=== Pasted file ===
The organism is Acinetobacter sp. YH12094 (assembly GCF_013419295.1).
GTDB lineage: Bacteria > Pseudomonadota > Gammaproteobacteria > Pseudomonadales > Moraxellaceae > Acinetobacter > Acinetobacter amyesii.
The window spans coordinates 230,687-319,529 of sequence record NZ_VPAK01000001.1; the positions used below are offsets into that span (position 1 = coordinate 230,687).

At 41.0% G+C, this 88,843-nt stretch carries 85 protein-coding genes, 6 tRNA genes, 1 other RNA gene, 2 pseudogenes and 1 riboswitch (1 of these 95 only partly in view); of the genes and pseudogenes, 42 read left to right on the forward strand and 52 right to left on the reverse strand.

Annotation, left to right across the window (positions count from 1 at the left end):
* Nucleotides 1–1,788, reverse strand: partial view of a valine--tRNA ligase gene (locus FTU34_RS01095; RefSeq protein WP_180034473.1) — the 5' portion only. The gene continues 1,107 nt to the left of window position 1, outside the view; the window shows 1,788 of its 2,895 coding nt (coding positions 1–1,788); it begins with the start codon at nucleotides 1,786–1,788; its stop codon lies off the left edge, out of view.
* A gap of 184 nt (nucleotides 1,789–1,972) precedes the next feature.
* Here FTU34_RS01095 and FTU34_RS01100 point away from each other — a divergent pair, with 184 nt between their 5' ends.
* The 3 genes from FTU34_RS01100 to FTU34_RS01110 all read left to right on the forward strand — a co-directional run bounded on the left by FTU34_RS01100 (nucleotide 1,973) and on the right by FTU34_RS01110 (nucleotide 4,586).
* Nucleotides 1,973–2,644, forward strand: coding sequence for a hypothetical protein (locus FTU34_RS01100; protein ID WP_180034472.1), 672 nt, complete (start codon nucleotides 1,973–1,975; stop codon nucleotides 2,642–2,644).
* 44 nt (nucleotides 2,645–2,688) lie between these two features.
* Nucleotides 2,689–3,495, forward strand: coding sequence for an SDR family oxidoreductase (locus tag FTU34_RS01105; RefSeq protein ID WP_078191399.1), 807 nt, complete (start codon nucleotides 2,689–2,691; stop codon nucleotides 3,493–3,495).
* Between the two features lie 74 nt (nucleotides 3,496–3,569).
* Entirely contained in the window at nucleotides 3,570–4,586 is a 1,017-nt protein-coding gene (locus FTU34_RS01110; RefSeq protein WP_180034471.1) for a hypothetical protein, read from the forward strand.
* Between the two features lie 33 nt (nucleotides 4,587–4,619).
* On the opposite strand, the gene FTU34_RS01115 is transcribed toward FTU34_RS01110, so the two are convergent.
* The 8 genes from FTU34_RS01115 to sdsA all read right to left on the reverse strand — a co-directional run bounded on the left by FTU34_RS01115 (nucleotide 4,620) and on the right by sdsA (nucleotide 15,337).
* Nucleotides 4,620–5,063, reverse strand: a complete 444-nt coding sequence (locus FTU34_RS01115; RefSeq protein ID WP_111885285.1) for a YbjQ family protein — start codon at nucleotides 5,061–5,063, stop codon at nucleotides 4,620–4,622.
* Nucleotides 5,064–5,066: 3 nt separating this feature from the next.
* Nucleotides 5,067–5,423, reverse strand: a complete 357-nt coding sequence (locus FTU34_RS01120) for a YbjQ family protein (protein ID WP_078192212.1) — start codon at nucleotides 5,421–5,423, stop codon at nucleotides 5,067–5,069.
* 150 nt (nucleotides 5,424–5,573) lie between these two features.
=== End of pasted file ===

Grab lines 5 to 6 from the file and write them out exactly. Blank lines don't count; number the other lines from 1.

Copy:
Annotation, left to right across the window (positions count from 1 at the left end):
* Nucleotides 1–1,788, reverse strand: partial view of a valine--tRNA ligase gene (locus FTU34_RS01095; RefSeq protein WP_180034473.1) — the 5' portion only. The gene continues 1,107 nt to the left of window position 1, outside the view; the window shows 1,788 of its 2,895 coding nt (coding positions 1–1,788); it begins with the start codon at nucleotides 1,786–1,788; its stop codon lies off the left edge, out of view.